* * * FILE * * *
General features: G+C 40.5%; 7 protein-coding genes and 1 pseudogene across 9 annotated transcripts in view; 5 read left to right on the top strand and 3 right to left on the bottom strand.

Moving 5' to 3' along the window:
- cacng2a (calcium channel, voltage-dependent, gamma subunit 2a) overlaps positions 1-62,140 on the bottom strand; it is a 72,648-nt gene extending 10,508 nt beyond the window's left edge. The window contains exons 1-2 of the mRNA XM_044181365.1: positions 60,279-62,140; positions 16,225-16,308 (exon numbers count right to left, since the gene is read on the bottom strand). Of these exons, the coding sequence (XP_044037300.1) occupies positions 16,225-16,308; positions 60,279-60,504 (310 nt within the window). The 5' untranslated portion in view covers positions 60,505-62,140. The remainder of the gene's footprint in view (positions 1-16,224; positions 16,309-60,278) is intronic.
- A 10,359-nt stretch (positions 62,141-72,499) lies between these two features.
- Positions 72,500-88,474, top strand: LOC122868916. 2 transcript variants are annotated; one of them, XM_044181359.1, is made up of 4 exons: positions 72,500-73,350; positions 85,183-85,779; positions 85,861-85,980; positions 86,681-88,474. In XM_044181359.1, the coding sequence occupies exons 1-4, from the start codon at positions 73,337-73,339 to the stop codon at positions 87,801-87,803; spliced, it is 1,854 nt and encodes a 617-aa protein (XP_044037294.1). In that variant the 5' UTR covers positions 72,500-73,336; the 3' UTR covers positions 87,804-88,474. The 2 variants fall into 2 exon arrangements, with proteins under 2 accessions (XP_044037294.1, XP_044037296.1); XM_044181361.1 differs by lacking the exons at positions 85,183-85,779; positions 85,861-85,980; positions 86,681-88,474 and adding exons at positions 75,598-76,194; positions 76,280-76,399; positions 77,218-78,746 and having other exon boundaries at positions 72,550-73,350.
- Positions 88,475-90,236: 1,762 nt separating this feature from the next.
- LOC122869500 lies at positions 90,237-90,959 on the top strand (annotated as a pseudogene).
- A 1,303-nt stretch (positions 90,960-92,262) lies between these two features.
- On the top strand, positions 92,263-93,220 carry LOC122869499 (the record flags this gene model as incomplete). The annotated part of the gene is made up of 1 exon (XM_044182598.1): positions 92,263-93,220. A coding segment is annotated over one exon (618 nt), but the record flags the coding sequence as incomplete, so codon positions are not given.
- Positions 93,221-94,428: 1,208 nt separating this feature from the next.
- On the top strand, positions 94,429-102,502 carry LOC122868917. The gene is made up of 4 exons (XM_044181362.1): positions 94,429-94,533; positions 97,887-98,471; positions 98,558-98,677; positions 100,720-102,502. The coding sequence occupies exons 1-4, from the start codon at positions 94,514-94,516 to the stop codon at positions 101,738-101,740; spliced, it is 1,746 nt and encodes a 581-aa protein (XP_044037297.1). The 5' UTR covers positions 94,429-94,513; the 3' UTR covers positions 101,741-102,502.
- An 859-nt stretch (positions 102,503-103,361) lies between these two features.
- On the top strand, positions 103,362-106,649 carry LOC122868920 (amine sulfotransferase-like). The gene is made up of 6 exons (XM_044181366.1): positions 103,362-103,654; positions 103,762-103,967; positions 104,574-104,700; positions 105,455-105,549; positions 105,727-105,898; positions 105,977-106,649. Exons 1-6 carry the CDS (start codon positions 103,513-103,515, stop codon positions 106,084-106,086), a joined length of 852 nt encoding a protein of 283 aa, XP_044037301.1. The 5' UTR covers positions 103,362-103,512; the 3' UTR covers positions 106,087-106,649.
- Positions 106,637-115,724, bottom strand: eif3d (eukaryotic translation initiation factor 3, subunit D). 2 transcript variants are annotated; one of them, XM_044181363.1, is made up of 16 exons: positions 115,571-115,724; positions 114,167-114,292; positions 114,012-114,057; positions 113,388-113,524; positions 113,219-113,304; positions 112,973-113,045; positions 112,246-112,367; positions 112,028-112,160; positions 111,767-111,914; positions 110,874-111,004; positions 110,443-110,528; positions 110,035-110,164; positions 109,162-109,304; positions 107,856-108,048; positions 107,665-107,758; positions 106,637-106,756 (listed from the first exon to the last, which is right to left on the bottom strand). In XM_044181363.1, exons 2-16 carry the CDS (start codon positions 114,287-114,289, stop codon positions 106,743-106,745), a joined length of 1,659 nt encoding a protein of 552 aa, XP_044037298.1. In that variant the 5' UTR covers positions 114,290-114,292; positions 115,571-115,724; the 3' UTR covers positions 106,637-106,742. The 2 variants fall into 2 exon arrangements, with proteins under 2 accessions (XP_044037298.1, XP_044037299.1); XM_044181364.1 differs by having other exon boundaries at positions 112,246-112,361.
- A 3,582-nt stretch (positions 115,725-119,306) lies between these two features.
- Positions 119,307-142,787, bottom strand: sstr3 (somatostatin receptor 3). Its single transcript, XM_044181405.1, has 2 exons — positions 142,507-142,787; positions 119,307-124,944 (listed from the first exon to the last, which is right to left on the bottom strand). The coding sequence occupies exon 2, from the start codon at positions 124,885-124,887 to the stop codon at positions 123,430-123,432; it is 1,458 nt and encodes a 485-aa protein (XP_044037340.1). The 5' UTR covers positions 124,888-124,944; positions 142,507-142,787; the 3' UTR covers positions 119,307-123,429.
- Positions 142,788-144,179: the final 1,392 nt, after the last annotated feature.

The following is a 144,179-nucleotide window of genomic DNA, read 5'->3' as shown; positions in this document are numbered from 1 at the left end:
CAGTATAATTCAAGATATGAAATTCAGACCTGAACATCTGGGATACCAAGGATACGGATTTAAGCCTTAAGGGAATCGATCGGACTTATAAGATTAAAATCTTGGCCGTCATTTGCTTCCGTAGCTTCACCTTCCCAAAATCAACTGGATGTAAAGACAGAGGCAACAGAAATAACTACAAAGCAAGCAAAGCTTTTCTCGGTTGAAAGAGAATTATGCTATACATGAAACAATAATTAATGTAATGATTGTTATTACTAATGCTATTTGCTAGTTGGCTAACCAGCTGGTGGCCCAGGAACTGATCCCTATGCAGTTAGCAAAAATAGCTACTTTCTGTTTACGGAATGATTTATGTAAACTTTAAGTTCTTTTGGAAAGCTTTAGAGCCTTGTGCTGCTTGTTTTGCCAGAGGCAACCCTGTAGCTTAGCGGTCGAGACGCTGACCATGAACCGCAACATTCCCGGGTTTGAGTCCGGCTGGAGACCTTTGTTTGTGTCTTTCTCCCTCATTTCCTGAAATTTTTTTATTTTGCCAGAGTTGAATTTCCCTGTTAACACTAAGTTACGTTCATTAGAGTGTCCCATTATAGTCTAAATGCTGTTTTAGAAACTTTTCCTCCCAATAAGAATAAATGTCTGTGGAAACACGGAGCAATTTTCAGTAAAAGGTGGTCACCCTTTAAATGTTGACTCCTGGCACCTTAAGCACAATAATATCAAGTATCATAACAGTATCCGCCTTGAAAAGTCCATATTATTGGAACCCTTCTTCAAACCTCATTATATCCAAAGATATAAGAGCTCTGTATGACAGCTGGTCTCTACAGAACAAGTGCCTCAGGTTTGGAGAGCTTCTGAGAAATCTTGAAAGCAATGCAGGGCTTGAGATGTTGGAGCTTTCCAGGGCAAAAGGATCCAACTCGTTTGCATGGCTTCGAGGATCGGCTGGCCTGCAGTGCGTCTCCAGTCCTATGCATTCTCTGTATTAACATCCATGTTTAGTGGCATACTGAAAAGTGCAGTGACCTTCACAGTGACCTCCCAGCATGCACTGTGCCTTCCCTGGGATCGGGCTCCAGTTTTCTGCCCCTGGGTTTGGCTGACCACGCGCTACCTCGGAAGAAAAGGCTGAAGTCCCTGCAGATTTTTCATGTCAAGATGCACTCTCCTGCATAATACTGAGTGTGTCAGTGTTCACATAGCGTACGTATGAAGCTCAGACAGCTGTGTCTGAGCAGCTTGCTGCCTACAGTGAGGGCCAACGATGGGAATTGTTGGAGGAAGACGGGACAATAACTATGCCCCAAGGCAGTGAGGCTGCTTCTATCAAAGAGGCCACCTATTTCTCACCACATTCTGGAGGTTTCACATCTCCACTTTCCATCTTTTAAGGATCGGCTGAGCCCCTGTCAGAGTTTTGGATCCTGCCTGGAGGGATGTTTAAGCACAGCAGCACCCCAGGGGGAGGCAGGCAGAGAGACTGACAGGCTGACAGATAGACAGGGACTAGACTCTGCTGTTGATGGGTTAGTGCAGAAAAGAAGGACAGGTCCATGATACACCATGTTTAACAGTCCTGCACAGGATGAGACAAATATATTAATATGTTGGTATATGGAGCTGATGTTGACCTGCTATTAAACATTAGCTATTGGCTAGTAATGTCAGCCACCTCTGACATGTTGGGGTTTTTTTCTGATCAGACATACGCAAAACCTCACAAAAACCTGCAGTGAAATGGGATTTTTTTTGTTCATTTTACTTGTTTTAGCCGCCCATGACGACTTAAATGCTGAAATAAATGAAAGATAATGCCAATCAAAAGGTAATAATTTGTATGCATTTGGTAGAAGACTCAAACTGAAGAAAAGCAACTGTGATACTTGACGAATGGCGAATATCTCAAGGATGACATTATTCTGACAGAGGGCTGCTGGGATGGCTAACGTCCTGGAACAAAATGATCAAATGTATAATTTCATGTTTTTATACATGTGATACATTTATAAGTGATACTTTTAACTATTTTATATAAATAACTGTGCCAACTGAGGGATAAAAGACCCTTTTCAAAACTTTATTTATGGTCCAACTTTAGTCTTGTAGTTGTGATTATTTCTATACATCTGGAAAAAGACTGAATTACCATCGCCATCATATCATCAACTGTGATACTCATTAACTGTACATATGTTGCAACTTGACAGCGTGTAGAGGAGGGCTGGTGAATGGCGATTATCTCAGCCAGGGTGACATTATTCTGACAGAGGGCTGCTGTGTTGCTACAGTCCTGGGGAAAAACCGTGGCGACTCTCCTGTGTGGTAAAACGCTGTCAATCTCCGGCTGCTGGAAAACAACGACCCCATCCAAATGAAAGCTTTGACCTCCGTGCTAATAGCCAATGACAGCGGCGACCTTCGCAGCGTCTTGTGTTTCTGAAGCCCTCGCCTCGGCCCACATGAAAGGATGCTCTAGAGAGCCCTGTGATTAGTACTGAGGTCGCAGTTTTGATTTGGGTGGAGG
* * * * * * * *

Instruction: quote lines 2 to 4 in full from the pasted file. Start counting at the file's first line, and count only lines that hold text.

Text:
Moving 5' to 3' along the window:
- cacng2a (calcium channel, voltage-dependent, gamma subunit 2a) overlaps positions 1-62,140 on the bottom strand; it is a 72,648-nt gene extending 10,508 nt beyond the window's left edge. The window contains exons 1-2 of the mRNA XM_044181365.1: positions 60,279-62,140; positions 16,225-16,308 (exon numbers count right to left, since the gene is read on the bottom strand). Of these exons, the coding sequence (XP_044037300.1) occupies positions 16,225-16,308; positions 60,279-60,504 (310 nt within the window). The 5' untranslated portion in view covers positions 60,505-62,140. The remainder of the gene's footprint in view (positions 1-16,224; positions 16,309-60,278) is intronic.
- A 10,359-nt stretch (positions 62,141-72,499) lies between these two features.